Each week we take a critical look at some of the best books on the stands, courtesy of Big Guy's Comics (the unofficial comic book store of FanboyPlanet.com) and Brian's Books (the other unofficial comic book store of FanboyPlanet.com). If you publish a book that you want us to be covering, contact us. Or contact Derek. He doesn't have enough to do.

Hey Kids! Comics!

Well, the controversial Women of Archie ratings system has come to an end. Why? Because a teary-eyed editor who shall remain Michael Goodson confessed that he had never read an Archie comic, and therefore preferred his women airbrushed to inked.

So instead we introduce the Fanboy Planetary system, in which all comics are awarded from one to five planets. For old-times' sake, we can pretend that the fifth planet has long red hair and wears nothing but belly shirts and Daisy Dukes. sigh.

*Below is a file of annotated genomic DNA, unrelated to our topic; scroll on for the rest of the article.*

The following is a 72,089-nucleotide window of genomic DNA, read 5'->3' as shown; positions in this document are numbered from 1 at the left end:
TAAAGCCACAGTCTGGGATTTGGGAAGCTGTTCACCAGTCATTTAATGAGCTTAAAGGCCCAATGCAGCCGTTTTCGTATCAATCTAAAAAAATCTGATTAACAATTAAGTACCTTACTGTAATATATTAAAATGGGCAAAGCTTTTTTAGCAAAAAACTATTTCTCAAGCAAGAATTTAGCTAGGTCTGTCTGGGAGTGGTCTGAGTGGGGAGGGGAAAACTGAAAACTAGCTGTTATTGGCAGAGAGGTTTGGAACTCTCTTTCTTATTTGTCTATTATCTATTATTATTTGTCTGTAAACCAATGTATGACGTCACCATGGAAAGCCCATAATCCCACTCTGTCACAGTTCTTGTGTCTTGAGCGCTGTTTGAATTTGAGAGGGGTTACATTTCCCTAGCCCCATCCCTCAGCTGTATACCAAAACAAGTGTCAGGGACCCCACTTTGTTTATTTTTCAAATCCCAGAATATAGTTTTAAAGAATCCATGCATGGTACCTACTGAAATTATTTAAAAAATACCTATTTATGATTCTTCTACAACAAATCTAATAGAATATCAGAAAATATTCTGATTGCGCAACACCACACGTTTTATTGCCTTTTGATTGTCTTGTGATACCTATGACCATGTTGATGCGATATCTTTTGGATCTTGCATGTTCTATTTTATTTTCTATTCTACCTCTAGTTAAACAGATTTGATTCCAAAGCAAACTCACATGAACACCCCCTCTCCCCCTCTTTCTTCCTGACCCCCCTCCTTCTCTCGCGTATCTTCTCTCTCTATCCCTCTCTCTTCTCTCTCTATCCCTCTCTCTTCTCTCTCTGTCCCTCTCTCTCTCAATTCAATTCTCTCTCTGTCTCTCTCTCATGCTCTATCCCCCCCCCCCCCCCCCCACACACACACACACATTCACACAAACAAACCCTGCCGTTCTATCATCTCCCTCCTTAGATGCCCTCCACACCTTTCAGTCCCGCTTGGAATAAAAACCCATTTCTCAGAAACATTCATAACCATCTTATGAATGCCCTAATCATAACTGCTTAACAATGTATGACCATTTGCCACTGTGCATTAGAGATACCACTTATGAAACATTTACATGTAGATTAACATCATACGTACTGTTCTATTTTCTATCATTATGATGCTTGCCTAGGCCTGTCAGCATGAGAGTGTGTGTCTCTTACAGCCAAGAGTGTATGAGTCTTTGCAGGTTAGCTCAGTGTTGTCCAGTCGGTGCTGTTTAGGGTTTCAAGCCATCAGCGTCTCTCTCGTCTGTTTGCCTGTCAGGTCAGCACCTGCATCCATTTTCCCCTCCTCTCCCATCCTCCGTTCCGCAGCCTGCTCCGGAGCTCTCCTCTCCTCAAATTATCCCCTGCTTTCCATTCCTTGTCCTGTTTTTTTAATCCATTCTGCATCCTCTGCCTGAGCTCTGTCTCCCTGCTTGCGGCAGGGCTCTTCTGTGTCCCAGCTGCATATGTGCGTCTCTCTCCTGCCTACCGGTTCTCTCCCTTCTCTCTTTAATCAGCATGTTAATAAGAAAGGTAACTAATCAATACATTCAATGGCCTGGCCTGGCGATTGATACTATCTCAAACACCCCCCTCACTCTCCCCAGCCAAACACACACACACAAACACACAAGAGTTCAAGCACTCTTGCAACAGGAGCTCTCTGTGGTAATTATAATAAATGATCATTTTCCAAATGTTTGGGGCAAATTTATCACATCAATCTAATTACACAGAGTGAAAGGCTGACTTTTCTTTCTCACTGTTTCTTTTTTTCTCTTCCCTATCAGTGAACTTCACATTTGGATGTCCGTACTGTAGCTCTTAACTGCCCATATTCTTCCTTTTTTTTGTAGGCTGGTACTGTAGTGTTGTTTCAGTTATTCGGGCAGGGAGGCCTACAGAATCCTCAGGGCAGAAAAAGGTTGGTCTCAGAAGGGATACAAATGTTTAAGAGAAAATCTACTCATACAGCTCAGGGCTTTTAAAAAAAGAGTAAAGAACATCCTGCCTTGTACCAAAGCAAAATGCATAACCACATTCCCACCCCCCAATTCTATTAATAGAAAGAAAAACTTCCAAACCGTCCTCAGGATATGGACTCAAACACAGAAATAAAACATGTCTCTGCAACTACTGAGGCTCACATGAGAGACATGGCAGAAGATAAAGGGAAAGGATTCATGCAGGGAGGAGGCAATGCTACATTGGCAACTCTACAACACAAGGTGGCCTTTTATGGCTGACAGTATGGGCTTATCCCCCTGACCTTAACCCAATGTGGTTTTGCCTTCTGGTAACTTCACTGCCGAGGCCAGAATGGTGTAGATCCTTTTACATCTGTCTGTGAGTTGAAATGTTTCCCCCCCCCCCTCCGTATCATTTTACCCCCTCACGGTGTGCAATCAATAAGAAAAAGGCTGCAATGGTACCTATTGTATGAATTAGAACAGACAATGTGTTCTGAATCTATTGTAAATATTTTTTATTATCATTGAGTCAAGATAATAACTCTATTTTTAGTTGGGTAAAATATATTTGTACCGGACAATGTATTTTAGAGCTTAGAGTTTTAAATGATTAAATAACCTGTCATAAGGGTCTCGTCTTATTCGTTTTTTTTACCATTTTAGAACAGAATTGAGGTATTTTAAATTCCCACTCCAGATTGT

Crux #8
writer: Mark Waid, artists: Steve Epting and Rick Magyar
reviewed by Charlie Wentling.

The Atlanteans head to Australia on their hunt for the missing human race, and their search is a qualified success. Some of the underlying questions of the series get answered here. The answers lead to further questions, especially the revelation on the final page. This issue doesn't stand very well on its own. Hopefully a lot of the confusion will be cleared up next month.

Danik starts taking a more active role, but his motivations are still shrouded in mystery. We also see a new type of negation soldier that is smaller and more intelligent. Epting does his usual nice job with the artwork. Fans of the series should enjoy this issue, but new readers may be a bit lost.


Fantastic Four 1234 #4
4: Prime Mover
writer: Grant Morrison, artist: Jae Lee

It seems that Dr. Doom has been studying under Dr. Destiny. In his latest mad scheme to defeat the Fantastic Four, Doom has built a computer called the Prime Mover, a device which makes the world into his own personal videogame.